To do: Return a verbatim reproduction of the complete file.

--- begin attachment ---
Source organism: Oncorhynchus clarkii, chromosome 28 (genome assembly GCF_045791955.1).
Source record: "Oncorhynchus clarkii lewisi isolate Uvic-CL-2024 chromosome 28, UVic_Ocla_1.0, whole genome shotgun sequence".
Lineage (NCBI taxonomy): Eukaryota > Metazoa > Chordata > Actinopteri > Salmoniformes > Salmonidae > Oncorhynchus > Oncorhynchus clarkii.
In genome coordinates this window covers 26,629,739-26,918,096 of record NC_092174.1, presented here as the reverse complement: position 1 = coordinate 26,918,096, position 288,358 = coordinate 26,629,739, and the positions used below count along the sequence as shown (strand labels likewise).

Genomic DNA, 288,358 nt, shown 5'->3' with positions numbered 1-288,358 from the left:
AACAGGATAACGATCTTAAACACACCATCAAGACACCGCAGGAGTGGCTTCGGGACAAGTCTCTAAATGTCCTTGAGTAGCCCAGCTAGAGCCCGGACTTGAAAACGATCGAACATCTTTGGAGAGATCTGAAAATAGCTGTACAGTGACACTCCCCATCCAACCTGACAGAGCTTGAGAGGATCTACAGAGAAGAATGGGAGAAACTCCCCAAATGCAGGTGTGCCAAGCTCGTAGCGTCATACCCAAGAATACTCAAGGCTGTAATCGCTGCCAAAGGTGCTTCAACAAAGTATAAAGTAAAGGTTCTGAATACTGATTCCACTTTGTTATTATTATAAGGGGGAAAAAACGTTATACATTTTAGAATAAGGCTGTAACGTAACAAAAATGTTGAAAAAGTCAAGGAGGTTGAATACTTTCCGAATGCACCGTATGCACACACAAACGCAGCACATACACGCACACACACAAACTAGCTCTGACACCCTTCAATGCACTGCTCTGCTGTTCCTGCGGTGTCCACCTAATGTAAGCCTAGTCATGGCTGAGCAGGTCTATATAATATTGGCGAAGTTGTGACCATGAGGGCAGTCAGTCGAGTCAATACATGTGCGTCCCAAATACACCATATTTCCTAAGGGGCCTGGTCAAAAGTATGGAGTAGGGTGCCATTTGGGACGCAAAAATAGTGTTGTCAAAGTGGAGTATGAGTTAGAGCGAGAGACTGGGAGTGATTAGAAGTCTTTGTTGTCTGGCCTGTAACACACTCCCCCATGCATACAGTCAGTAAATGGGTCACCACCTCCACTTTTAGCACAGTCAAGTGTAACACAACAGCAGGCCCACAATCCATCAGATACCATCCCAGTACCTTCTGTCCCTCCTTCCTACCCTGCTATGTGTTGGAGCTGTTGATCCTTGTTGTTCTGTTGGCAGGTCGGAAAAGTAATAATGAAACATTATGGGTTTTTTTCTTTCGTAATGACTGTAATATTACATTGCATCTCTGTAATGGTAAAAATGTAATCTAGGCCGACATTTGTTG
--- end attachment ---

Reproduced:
Source organism: Oncorhynchus clarkii, chromosome 28 (genome assembly GCF_045791955.1).
Source record: "Oncorhynchus clarkii lewisi isolate Uvic-CL-2024 chromosome 28, UVic_Ocla_1.0, whole genome shotgun sequence".
Lineage (NCBI taxonomy): Eukaryota > Metazoa > Chordata > Actinopteri > Salmoniformes > Salmonidae > Oncorhynchus > Oncorhynchus clarkii.
In genome coordinates this window covers 26,629,739-26,918,096 of record NC_092174.1, presented here as the reverse complement: position 1 = coordinate 26,918,096, position 288,358 = coordinate 26,629,739, and the positions used below count along the sequence as shown (strand labels likewise).

Genomic DNA, 288,358 nt, shown 5'->3' with positions numbered 1-288,358 from the left:
AACAGGATAACGATCTTAAACACACCATCAAGACACCGCAGGAGTGGCTTCGGGACAAGTCTCTAAATGTCCTTGAGTAGCCCAGCTAGAGCCCGGACTTGAAAACGATCGAACATCTTTGGAGAGATCTGAAAATAGCTGTACAGTGACACTCCCCATCCAACCTGACAGAGCTTGAGAGGATCTACAGAGAAGAATGGGAGAAACTCCCCAAATGCAGGTGTGCCAAGCTCGTAGCGTCATACCCAAGAATACTCAAGGCTGTAATCGCTGCCAAAGGTGCTTCAACAAAGTATAAAGTAAAGGTTCTGAATACTGATTCCACTTTGTTATTATTATAAGGGGGAAAAAACGTTATACATTTTAGAATAAGGCTGTAACGTAACAAAAATGTTGAAAAAGTCAAGGAGGTTGAATACTTTCCGAATGCACCGTATGCACACACAAACGCAGCACATACACGCACACACACAAACTAGCTCTGACACCCTTCAATGCACTGCTCTGCTGTTCCTGCGGTGTCCACCTAATGTAAGCCTAGTCATGGCTGAGCAGGTCTATATAATATTGGCGAAGTTGTGACCATGAGGGCAGTCAGTCGAGTCAATACATGTGCGTCCCAAATACACCATATTTCCTAAGGGGCCTGGTCAAAAGTATGGAGTAGGGTGCCATTTGGGACGCAAAAATAGTGTTGTCAAAGTGGAGTATGAGTTAGAGCGAGAGACTGGGAGTGATTAGAAGTCTTTGTTGTCTGGCCTGTAACACACTCCCCCATGCATACAGTCAGTAAATGGGTCACCACCTCCACTTTTAGCACAGTCAAGTGTAACACAACAGCAGGCCCACAATCCATCAGATACCATCCCAGTACCTTCTGTCCCTCCTTCCTACCCTGCTATGTGTTGGAGCTGTTGATCCTTGTTGTTCTGTTGGCAGGTCGGAAAAGTAATAATGAAACATTATGGGTTTTTTTCTTTCGTAATGACTGTAATATTACATTGCATCTCTGTAATGGTAAAAATGTAATCTAGGCCGACATTTGTTG